Plant tissue culture is an essential component of many present-day breeding techniques, such as anther culture, protoplast technology, embryo rescue and microsporogenesis.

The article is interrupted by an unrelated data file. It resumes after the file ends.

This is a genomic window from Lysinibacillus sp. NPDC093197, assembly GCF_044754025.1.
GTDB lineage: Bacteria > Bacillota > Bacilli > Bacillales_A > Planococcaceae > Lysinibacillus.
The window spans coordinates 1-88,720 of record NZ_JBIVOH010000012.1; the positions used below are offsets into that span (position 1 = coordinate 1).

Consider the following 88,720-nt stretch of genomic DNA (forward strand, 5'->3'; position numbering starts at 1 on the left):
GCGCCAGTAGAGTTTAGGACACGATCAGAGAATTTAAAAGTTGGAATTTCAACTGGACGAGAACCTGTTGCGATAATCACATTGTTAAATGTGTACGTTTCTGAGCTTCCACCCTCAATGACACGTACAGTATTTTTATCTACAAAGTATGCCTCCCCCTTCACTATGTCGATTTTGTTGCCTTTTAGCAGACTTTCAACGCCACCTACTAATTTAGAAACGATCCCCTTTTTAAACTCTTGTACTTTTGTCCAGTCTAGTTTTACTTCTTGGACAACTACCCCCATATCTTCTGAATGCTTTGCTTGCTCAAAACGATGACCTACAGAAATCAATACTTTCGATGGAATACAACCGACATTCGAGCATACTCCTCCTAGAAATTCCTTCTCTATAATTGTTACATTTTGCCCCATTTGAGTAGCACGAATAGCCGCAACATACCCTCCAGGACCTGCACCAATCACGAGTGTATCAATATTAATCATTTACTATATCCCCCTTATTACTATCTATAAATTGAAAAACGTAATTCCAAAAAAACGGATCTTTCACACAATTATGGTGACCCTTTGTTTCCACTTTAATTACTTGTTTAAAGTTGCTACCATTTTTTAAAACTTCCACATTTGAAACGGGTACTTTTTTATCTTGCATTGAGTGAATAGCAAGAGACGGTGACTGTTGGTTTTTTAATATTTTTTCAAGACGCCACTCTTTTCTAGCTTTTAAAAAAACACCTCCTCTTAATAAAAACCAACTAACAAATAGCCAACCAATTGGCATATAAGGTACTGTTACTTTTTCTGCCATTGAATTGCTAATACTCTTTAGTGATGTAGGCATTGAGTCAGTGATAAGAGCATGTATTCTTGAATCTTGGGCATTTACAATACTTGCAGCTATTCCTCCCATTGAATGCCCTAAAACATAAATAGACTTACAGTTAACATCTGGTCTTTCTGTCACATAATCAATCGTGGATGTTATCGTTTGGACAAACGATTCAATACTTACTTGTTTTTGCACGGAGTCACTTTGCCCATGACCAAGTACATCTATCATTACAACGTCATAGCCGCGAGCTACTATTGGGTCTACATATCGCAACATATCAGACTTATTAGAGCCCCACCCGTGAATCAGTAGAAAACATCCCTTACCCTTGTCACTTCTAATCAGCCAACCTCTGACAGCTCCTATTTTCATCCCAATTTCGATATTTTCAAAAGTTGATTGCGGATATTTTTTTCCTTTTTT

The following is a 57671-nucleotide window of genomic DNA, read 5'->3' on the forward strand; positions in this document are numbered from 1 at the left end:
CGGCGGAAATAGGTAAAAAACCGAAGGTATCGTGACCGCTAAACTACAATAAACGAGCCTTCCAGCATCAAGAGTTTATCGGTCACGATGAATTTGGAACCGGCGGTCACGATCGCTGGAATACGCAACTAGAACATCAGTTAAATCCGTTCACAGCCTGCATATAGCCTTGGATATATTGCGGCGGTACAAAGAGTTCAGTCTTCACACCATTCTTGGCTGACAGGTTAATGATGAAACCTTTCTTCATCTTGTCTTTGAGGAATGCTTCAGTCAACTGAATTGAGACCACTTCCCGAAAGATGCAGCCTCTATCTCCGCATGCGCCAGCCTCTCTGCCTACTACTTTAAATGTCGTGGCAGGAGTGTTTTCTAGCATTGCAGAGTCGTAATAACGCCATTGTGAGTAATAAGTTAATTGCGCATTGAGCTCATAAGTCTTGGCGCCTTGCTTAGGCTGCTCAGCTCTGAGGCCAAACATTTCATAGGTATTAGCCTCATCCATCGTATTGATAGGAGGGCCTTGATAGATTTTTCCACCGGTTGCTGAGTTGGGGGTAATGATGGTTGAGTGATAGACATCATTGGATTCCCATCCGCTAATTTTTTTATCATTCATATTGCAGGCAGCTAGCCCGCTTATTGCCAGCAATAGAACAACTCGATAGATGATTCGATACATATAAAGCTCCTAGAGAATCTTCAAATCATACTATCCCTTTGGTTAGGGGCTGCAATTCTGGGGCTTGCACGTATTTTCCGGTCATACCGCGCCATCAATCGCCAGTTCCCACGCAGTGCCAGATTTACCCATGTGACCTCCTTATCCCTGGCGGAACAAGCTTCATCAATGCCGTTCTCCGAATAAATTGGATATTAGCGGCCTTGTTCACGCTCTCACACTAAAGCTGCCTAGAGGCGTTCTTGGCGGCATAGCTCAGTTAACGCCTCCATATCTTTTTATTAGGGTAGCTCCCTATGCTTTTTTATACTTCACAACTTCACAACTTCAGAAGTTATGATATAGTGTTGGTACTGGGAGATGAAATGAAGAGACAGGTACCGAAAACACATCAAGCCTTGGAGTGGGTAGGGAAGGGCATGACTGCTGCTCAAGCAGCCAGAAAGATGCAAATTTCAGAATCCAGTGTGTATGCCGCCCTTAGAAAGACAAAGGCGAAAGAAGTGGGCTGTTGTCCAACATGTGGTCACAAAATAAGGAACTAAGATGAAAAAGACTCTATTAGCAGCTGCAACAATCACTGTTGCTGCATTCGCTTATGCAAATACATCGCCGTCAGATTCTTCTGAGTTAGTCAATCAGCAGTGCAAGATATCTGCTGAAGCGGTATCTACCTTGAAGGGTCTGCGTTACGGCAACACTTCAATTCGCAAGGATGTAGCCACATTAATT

Optimal conditions for such techniques are to be determined for each new species and we have a track-record in this area. Another major application of plant tissue culture is micropropagation: vegetative propagation in vitro. Micropropagation may produce very fast large numbers of vigorous plants with high quality and without endogenous pathogens. Micropropagation can be achieved by inducing outgrowth of axillary buds and suppressing apical dominance, by de novo synthesis of adventitous shoots or by somatic embryogenesis. Understanding the underlying mechanisms of some of the crucial steps in the processes mentioned above are studied aimed not only at improving the efficiencies, but also the quality of the plants produced. Because stress is a major cause of poor quality, quality improvement is tackled in a research project on stress related to tissue culture at the physiological, biochemical and molecular level. This should lead to practical solutions reducing the detrimental effects of stress imposed by the harsh environmental conditions in in vitro micropropagation. Another determining factor of growth and quality in tissue-cultured plants is nutrition. We are studying nutrient flows and parameters influencing it in tissue culture. The study of physiological factors as transpiration and photosynthesis is combined with a molecular genetic approach investigating the role of genes involved in carbohydrate partitioning.